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Supporting Venezuelan Refugees in Colombia: Ana and Carlito’s Story


October 6, 2023 • 3 min read

Ana and Carlito’s story is all too familiar. The couple are among the two million Venezuelans who have fled to neighbouring Colombia in recent years to escape violence and economic insecurity. An economic collapse that has left families like Ana’s struggling for work, food, medicine, and basic services.

Humble Beginnings

After working for many years to purchase their own home, Ana and Carlito Uriana found themselves in an increasingly unsustainable situation in their hometown of Machiques de Perijá.

“During our time in Venezuela, we spent most of our days on the farm, where we were paid well. Eventually, this allowed us to purchase our own small house, and we lived comfortably there,” Ana says.

Unfortunately, due to political violence, the family lost their small farm and had to contend with soaring food prices, hunger, and a deteriorating healthcare system. These challenges placed their young family in significant jeopardy.

“Earning money was difficult and went too quickly. Healthcare declined, with hospitals providing less support than before,” Ana says.

Ana with her 6-year-old daughter Mariana

A Painful Decision

Faced with no other choice, Ana and Carlito made the difficult decision to leave their home in search of safety and the hope for a better life across the border in Colombia. Following a pattern seen in many migrant families, Ana left first to find a stable place to live in the coastal city of Riohacha. Once Ana was settled, Carlito joined her with their 9-year-old son Luis and 6-year-old daughter Mariana.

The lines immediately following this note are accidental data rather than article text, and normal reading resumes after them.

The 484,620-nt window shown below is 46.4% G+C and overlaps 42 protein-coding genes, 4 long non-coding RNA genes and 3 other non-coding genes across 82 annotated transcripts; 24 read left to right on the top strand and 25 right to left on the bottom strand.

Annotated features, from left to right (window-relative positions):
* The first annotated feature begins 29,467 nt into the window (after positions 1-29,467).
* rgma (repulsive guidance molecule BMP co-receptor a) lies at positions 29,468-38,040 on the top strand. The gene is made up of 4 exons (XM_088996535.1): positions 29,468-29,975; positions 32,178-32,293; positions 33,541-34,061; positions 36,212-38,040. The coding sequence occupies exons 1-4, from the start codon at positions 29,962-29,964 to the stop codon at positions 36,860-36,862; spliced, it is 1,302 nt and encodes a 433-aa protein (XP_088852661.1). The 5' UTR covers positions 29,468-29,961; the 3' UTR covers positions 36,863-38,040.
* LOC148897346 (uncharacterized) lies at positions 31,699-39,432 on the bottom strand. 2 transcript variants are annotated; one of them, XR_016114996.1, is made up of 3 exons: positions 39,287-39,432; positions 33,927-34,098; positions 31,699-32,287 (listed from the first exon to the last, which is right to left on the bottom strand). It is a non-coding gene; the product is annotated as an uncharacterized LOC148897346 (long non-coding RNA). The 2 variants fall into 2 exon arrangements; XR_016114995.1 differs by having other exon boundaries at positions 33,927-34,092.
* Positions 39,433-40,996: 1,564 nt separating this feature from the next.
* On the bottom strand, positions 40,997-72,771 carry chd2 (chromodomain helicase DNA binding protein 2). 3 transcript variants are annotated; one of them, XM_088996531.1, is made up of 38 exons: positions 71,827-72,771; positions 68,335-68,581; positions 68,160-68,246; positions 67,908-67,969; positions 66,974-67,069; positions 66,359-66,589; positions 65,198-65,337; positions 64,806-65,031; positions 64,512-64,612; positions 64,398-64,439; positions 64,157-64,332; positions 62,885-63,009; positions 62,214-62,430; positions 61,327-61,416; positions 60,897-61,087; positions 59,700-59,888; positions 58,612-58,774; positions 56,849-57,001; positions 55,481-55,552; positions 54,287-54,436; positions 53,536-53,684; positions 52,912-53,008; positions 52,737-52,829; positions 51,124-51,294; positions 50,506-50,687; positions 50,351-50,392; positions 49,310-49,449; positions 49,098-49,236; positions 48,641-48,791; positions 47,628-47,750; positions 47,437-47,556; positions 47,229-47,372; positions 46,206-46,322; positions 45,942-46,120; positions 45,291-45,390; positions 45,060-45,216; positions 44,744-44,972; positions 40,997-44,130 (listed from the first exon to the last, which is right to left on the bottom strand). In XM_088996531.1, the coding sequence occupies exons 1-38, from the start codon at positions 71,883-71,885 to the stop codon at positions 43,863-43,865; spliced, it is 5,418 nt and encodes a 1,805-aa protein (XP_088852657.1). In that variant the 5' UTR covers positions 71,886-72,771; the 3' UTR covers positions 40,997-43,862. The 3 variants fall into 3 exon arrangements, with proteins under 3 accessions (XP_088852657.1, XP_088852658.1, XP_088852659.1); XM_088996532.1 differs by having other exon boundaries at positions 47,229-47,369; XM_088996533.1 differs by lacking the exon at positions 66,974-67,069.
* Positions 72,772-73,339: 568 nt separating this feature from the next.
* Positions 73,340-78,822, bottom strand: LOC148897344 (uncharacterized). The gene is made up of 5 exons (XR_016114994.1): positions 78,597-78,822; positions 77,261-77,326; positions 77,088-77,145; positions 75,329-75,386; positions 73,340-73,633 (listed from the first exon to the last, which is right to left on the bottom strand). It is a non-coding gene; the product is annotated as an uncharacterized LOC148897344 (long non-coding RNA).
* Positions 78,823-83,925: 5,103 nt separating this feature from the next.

UN agencies estimate that seven million Venezuelans have been driven from their homes in recent years. Riohacha alone has absorbed nearly 50,000 refugees. They now make up a quarter of the local population.

While Ana and Carlito found safe haven in Riohacha, finding work was a huge challenge.

“It was difficult when we arrived. It’s not easy to get a job,” Carlito says.

“Without work, sometimes I wondered what I could give the children. But then GOAL helped us with handcraft and fishing training. Little by little, I learned and now, thank God, we earn enough to provide for our children,” Carlito adds.

Building a Brighter Future

GOAL teams have been working on the ground supporting local communities in the area since 2019. A centrepiece of that response is the Barrio Resiliente (Resilient Neighborhoods) program, developed in partnership with USAID and Terre des Hommes. It’s a comprehensive approach to reducing risk to vulnerable refugees and host communities through skills training and economic development initiatives, among others.

One programme component is Artesanías para el Rescate (Artisans to the Rescue), which offers training in weaving handbags and backpacks in the traditional style of the local Wayuu indigenous community. Another component provides training and equipment for fishing.

Carlito shows his 6-year-old son Luis how to knit

Ana and Carlito are taking full advantage of both.

Before fleeing to Colombia, Carlito worked as a farmer. “I didn’t know anything about fishing, but neighbours from another community taught me. Slowly, I learned. Now, thanks to the Lord, we earn a little money for our children,” he says.

“I hope GOAL continue to support us with grants and training as tools like the crab pot help and allow us to move forward,” Carlito adds.

Meanwhile, Ana remains steadfast in her determination for a better life. She weaves tirelessly almost every day, with Carlito helping out when he’s not fishing. Their motivation comes from the desire to provide for their children. A desire to improve their home and create a better life for their family.

Your support this Jersey Day can help families and families like Ana and Carlito. Join us this October 13th.

Carlito and Luis dry out the fishing nets